The following find a good explanation with the manuscript in a hat theory. This theory may help to explain why:

  1. Joseph Smith deflected discussion on the mechanism of translation

    Explaining the particulars about using a stone in a hat (besides drawing attention to the occult nature of using seer-stones) might have also suggested that material was being hid in the hat for Joseph to refer to.

    For instance, Hyrum directed interest in how the Book of Mormon was translated to Joseph Smith (“he thought best that the information of the coming forth of the book of Mormon be related by Joseph himself”), and Joseph responded:

    it was not intended to tell the world all the particulars of the coming forth of the book of Mormon, & also said that it was not expedient for him to relate these things &c” (Cannon and Cook, Far West Record, 23). (from JF McConkie)

  2. Oliver Cowdery could not translate using the seer stone

    Joseph Fielding Smith and Craig Ostler explain:

    if the process of translation was simply a matter of reading from a seer stone in a hat, surely Oliver Cowdery could do that as well, if not better, than Joseph Smith. After all, Oliver was a schoolteacher. How then do we account for Oliver’s inability to translate?

    And, note that after Cowdery fails in his translation, the next passages translated by Joseph Smith in the Book of Mormon, in what “seems more than coincidence”, immediately lend plausibility to the idea that only certain people have the gift to be able to “look, and translate … records … of ancient date; and it is a gift from God”:

    It seems more than coincidence that one of the first things translated by Joseph Smith after Oliver Cowdery became his scribe was the story of King Limhi asking Ammon if he could translate the records in his possession. (see JF McConkie)

  3. Joseph was able to pick up exactly where he had left off

    Emma recounted:

    When he stopped for any purpose at any time he would, when he commenced again, begin where he left off without any hesitation

    If he were swapping out fragments between sessions, then there would have been no question as to where he should start because the starting location would correspond with the beginning of his manuscript fragment.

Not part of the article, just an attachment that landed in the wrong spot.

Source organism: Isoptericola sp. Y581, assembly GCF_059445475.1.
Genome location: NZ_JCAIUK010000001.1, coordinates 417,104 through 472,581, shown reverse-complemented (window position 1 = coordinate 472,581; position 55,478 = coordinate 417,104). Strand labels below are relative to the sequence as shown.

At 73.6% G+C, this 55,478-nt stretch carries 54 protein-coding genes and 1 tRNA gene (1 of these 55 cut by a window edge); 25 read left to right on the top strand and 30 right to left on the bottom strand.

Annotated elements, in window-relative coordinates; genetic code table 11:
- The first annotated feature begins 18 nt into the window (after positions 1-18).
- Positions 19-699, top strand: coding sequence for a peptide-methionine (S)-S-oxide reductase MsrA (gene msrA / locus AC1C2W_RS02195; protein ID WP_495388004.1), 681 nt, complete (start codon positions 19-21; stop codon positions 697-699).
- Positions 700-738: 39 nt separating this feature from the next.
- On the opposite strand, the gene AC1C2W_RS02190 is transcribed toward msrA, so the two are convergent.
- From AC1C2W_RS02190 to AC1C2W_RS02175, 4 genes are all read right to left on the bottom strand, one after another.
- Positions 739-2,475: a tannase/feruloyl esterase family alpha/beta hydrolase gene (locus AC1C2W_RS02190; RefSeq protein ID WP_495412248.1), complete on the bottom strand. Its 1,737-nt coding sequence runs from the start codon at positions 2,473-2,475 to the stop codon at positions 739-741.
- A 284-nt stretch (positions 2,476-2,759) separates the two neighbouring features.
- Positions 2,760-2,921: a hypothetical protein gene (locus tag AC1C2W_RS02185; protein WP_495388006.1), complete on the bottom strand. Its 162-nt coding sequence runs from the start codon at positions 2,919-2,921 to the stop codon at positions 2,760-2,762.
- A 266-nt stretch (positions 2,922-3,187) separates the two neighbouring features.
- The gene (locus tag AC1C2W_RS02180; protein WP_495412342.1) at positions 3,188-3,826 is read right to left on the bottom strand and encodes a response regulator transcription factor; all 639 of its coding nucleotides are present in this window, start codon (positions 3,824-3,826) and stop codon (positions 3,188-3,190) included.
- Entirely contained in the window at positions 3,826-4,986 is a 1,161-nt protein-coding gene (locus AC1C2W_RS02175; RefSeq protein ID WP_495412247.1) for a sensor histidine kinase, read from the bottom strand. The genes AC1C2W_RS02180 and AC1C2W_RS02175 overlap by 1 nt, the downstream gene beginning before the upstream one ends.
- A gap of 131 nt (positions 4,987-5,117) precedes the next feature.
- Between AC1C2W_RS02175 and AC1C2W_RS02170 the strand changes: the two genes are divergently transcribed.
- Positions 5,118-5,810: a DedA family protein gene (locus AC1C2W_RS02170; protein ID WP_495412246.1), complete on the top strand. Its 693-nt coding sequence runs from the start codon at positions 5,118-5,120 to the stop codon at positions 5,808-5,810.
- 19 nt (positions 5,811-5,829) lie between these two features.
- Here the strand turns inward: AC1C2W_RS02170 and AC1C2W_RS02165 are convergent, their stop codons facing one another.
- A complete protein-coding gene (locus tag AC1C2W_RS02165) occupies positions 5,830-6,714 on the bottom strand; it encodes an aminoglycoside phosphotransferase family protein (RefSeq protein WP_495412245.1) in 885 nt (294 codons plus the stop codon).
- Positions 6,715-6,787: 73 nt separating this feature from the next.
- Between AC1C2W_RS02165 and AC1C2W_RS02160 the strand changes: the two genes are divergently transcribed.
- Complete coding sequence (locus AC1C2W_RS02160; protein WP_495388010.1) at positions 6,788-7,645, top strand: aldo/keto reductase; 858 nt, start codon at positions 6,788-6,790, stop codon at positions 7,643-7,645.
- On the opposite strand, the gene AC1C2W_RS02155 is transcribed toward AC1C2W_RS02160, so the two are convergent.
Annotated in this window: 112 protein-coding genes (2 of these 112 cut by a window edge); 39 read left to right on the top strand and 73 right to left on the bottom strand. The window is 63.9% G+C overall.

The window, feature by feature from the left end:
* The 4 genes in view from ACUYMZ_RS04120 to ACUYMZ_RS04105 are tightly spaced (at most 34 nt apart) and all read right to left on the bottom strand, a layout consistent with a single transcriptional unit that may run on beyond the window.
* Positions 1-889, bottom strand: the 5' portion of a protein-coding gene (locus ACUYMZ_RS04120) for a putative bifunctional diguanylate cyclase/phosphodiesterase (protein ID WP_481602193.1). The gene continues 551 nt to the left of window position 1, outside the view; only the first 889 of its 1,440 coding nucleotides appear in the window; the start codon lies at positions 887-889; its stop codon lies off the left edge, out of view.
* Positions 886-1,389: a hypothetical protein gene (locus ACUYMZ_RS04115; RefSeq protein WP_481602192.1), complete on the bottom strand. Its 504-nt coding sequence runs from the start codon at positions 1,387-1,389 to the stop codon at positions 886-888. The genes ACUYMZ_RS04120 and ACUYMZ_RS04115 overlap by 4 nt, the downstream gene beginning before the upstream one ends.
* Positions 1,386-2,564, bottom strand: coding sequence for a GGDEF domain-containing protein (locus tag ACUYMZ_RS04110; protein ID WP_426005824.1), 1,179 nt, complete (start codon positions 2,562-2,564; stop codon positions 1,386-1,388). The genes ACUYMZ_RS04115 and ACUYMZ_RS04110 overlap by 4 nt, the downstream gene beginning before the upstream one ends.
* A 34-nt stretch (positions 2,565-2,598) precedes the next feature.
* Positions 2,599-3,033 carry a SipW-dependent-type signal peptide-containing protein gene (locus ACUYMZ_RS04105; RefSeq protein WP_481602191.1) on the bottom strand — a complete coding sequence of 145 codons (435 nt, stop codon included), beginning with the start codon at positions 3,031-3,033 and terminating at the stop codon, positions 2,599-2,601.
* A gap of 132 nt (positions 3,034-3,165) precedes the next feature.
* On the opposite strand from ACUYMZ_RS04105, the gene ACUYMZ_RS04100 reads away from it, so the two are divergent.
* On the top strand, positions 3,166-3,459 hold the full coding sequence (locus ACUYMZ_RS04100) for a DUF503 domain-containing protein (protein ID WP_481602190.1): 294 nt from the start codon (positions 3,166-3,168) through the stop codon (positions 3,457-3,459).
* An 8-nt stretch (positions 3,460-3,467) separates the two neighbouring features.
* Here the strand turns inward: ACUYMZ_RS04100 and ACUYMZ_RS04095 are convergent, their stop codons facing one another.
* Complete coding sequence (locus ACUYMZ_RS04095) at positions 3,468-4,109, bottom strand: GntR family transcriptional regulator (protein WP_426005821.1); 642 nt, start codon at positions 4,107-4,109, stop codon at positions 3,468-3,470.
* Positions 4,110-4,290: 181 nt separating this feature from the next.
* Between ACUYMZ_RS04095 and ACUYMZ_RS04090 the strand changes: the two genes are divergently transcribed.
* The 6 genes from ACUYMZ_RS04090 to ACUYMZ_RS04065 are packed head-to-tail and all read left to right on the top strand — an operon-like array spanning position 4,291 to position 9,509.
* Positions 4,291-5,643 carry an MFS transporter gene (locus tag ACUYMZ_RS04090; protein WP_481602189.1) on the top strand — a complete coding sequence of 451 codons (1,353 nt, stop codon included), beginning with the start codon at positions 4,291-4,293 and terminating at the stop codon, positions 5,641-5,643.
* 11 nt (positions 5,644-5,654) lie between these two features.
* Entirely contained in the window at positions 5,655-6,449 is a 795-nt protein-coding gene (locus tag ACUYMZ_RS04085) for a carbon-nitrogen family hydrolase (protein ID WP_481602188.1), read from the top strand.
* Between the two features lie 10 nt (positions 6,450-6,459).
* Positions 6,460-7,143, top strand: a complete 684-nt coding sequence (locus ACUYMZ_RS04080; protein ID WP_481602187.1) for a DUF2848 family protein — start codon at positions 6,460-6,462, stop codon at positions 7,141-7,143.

4. Joseph was occasionally surprised at details in the material he was dictating:

    Emma recounted:

    one time while he was translating he stopped suddenly, pale as a sheet, and said, “Emma, did Jerusalem have walls around it?” When I answered “Yes,” he replied “Oh! I was afraid I had been deceived.”

    Joseph’s surprise by the material he was dictating makes sense if he were working from existing notes.

  5. The plates themselves were never used

    Even though the plates contained the characters apparently displayed on the seer stone, the plates themselves were not ever needed and were never actually referred to.

  6. An unexplained break in translation was needed as described in D&C 5:30

    D&C 5:30 and 5:31 are adamant that Joseph stop translating “for a season”:

    when thou hast translated a few more pages thou shalt stop for a season, even until I command thee again; then thou mayest translate again. And except thou do this, behold, thou shalt have no more gift, and I will take away the things which I have entrusted with thee.

    This may correspond to the need of those preparing the manuscript to finish their work related to the lost 116 pages (or perhaps to stay ahead of the translation process generally).

  7. Isaiah is transmitted in essence but often not with exactness.

    Grant Hardy notes:

    It is possible that when Joseph Smith felt the need to quote Isaiah, he opened his Bible and read the chapters aloud, making whatever changes he deemed necessary. Yet this explanation does not account for the irregularities that we see—some of the alterations increase parallelism or make Isaiah easier to understand, while others fragment the text or make it more obscure.

    The manuscript likely couldn’t hold the entirety of the Isaiah text, so Joseph would have needed to fill in some of the verbiage from memory, and this could help to account for a close—but not exact—transmission.

  8. Older English constructs appear in the book

    If the book were based on a manuscript, then the kinds of words contained in it may have been pulled more easily from other, earlier sources during the manuscript’s initial creation. It seems less likely that Smith would use a variety of out-of-date verbiage of his own accord if he were generating the book on the fly.

  9. Theology reminiscent of Sidney Rigdon appears in the book

    Although scant evidence of a chronological nature implicates Rigdon in the translation process of the Book of Mormon (which is expected if his participation was meant to be obscured by the participants), Rigdon-esque theology appears throughout the Book of Mormon. The manuscript-in-a-hat theory gives more room for Rigdon to have participated in the creation of an initial, or perhaps, ongoing manuscript. See Criddle’s work on Rigdon’s possible influence on the Book of Mormon.